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Each game uses different controls, most DOS games use the keyboard arrows. Some will use the mouse.
Commander Keen in Goodbye, Galaxy (stylized as Goodbye, Galaxy!) is a two-part episodic side-scrolling platform video game developed by id Software and published by Apogee Software in 1991 for DOS. It consists of the fifth and sixth episodes of the Commander Keen series, though they are numbered as the fourth and fifth, as Commander Keen in Keen Dreams is outside of the main continuity. The game follows the titular Commander Keen, an eight-year-old child genius, as he first journeys through the Shadowlands to rescue the Gnosticenes so they may ask the Oracle how the Shikadi plan to destroy the galaxy, and then through the Shikadi’s Armageddon Machine to stop them. The two episodes feature Keen running, jumping, and shooting through various levels while opposed by aliens, robots, and other hazards.
After the success of Commander Keen in Invasion of the Vorticons, the developers of the game, including programmers John Carmack and John Romero, designer Tom Hall, and artist Adrian Carmack, left their jobs at Softdisk to found id Software. After making a prototype game in Keen Dreams to develop new ideas such as gameplay changes, graphical enhancements like parallax scrolling, and artistic improvements, the team worked on making a sequel trilogy of episodes from June to December 1991. During development the last episode was split off to be released as a stand-alone game, Commander Keen in Aliens Ate My Babysitter, with the remaining two episodes produced as a pair instead of a trilogy.
Goodbye, Galaxy did not initially sell as well as the first trilogy, which was attributed by the publisher and designer to its lack of a third episode hurting it given the shareware model of publishing. The pair of episodes has since been referred to as “Apogee’s hottest sellers”, however. Reviews of the series praised the challenge and humor in the graphics and gameplay, especially in Goodbye, Galaxy. Although another Keen game was planned, during development id Software began work on Wolfenstein 3D, and its success, along with the development of Doom, led id to not develop any further Keen games.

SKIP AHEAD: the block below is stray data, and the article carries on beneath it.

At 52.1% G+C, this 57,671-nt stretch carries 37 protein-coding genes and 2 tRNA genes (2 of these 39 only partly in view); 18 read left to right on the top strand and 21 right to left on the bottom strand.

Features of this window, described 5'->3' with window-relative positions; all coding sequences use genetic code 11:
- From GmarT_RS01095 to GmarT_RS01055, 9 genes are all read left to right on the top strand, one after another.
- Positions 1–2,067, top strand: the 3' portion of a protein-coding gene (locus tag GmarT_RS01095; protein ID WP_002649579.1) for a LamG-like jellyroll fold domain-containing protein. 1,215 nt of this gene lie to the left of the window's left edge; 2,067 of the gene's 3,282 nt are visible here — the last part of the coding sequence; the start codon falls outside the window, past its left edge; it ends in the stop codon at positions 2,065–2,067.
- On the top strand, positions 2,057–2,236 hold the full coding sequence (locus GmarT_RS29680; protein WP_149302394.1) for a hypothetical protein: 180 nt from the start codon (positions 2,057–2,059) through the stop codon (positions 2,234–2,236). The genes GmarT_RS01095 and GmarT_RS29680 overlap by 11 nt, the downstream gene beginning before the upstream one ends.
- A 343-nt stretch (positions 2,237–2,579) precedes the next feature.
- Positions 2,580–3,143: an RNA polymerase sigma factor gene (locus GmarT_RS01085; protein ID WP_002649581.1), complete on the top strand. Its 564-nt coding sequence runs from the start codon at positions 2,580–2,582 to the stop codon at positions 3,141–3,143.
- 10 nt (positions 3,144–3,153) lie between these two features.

The two episodes of Commander Keen in Goodbye, Galaxy are side-scrolling platform video games: the majority of the game features the player-controlled Commander Keen viewed from the side while moving on a two-dimensional plane. The player can move left and right and can jump, and can use a pogo stick to bounce continuously and jump higher than they can normally with the correct timing. The levels are composed of platforms on which Keen can stand, viewed from slightly above so as to give a pseudo-3D effect, and some platforms allow Keen to jump up through them from below, while others feature fireman’s poles that Keen can climb up or down. Keen can also grab onto the edge of platforms and pull himself up. Once entered, the only way to exit a level is to reach the end, though unlike in the first trilogy of episodes, Commander Keen in Invasion of the Vorticons, the player can save their game at any point. In between levels the player travels on a two-dimensional map, viewed from above; from the map the player can enter levels by approaching the entrance or save their progress in the game. Some levels are optional to enter and may be bypassed.
Both of the episodes contain a different set of enemies in their levels, which the player must stun or avoid. The first episode contains a variety of alien creatures, including large slugs, giant bouncing mushrooms, and flying bats, while the second contains different types of robots and alien energy beings. Levels can also include hazards, such as dart traps or fire; touching a hazard or most enemies causes Keen to lose a life, and the game is ended if all of Keen’s lives are lost. The episodes feature three difficulty settings, which change the number and types of enemies present. While Vorticons contained a raygun and the in-between episode Commander Keen in Keen Dreams had pellets that temporarily stunned enemies, Goodbye, Galaxy features a stun gun that knocks out most enemies permanently using ammo found throughout the game. Different enemies take differing numbers of shots to kill, or in some cases are immune. The player can also find food items throughout the levels which grant points, with an extra life awarded with enough points. The first episode also contains water droplets which award an extra life for every 100 drops, and the second green drinks which do the same. There are also colored keycards which grant access to locked parts of levels, and items which instantly grant an extra life.